It's not often that someone says she completely understands why she was called an Uncle Tom and a coon. People usually try to flip the script and suggest that African Americans—the ones usually lobbing those insults—are playing the race card and being hypersensitive about issues.
Comedian Sheryl Underwood did no such thing on Monday's episode of the talk show The Talk, where she is a co-host. Back in 2013, she made a joke about how she didn't understand why Heidi Klum saved her biracial children's hair. Underwood was suggesting that kinky hair was bad, had no value and wouldn't be of any use—so why save it?
"Why would you save Afro hair? You can't weave in Afro hair!” Underwood joked. She got dragged through these Internet streets—badly.
On Monday's episode, she debuted her own kinky hair—a short, curly Afro—and apologized profusely for her earlier comments.
"I made some statements that were not only wrong, but they hurt our community […] black people are very sensitive about a discussion about our hair," Underwood said. She said she felt especially bad because she identifies as a "very proud black woman."
"The way the joke came out offended my people and my community, which was not my intent," she continued.
Underwood went on to describe the reaction she got from black people about her comments: "There was a lot of backlash. A lot of people said that I was an Uncle Tom […] I was a coon. I could understand that kind of language being used because people were hurt."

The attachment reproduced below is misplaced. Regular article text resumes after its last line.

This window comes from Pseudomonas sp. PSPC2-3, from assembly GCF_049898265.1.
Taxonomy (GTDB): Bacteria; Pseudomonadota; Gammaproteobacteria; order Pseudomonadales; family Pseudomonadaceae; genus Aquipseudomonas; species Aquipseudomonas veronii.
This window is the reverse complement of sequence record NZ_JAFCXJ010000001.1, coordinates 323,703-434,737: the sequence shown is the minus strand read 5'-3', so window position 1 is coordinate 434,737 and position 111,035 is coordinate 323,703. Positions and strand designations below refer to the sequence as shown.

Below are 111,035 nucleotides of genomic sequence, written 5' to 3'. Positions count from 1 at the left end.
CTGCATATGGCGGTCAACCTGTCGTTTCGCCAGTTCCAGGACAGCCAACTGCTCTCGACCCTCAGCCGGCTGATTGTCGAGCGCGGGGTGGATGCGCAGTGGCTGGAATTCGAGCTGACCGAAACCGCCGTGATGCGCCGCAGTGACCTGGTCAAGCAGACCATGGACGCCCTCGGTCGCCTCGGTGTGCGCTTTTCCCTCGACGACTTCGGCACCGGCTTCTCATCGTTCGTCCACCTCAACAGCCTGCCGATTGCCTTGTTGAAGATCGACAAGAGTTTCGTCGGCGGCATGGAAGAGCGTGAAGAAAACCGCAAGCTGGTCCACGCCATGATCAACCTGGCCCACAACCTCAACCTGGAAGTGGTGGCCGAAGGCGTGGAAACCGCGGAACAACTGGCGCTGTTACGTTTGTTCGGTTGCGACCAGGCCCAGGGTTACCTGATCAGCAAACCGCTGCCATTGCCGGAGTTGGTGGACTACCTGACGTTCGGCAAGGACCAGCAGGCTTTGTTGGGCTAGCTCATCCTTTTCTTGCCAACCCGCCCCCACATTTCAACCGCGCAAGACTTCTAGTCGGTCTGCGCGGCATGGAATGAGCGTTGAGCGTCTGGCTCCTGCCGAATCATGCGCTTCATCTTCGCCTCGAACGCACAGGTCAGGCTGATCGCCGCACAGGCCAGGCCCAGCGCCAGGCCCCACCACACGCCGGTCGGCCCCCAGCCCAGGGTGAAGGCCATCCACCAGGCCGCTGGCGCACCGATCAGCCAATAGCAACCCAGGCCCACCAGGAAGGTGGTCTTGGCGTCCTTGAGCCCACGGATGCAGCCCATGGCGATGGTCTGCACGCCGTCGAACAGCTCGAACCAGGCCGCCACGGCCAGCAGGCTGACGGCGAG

Underwood explained that she's very aware of how insensitive her comments were, given the negative stereotypes about kinky hair and the fact that black women are not encouraged to rock their natural coils.
"There is a responsiblity to being on TV. There's a cultural responsbility. The way we got images out there—there's no need for me to do something that causes more damage to us," she said.
The entire ordeal compelled Underwood to go on a journey of self-discovery for a year. "I cut my hair off. I cut the perm out. I still wear wigs because I like variety, but what I really wanted to do was engage women," she said. Underwood said she also reached out to natural-hair bloggers to continue the conversations that the incident sparked.
Diana Ozemebhoya Eromosele is a staff writer at The Root and the founder and executive producer of Lectures to Beats, a Web series that features video interviews with scarily insightful people. Follow Lectures to Beats on Facebook and Twitter.